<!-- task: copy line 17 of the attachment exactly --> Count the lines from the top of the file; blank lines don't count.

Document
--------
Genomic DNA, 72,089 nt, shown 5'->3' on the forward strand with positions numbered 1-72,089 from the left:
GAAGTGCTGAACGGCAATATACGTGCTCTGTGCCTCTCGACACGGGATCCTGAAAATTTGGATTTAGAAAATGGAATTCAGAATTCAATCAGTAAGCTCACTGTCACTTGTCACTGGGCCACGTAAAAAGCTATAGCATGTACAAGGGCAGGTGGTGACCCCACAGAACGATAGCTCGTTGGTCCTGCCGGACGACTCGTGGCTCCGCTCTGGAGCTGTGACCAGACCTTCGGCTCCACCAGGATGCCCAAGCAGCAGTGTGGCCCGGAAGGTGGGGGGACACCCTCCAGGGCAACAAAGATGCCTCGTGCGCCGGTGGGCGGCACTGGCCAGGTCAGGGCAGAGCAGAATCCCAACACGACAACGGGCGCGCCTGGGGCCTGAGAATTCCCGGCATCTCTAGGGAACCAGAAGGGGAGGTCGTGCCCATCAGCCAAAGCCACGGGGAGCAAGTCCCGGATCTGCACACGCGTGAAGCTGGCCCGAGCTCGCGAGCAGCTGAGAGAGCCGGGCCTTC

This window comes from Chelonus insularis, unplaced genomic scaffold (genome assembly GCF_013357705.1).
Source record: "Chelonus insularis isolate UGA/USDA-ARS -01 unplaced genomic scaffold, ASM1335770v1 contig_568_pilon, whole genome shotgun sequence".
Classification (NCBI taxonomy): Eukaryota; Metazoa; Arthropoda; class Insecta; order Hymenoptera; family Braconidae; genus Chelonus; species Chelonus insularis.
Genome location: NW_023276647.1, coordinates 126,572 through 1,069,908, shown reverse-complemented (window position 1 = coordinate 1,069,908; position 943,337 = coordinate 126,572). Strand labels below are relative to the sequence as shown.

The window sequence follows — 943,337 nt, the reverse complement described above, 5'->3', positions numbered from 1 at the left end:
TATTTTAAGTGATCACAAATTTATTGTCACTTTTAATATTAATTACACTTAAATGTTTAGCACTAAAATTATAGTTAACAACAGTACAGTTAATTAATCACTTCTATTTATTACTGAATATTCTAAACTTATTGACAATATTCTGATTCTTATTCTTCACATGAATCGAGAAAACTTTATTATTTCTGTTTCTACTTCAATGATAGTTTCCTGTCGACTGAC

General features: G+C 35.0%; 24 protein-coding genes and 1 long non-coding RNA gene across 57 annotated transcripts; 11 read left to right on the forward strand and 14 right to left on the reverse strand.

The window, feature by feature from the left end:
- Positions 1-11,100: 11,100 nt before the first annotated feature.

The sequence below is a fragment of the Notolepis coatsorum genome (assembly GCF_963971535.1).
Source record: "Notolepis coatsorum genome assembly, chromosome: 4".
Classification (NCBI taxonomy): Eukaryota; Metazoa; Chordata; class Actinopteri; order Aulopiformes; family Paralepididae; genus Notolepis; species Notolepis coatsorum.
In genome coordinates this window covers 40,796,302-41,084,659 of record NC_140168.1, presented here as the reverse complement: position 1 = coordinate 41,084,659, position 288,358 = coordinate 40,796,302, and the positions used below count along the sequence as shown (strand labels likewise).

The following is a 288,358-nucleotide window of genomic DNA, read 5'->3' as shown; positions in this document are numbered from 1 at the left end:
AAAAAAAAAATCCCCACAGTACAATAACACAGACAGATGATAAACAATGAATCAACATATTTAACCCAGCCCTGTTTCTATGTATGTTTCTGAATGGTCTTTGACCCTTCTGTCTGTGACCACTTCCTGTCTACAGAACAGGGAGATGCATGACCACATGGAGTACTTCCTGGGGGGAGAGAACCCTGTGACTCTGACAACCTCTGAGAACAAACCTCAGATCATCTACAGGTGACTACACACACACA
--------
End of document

AAAAAAAAAATCCCCACAGTACAATAACACAGACAGATGATAAACAATGAATCAACATATTTAACCCAGCCCTGTTTCTATGTATGTTTCTGAATGGTCTTTGACCCTTCTGTCTGTGACCACTTCCTGTCTACAGAACAGGGAGATGCATGACCACATGGAGTACTTCCTGGGGGGAGAGAACCCTGTGACTCTGACAACCTCTGAGAACAAACCTCAGATCATCTACAGGTGACTACACACACACA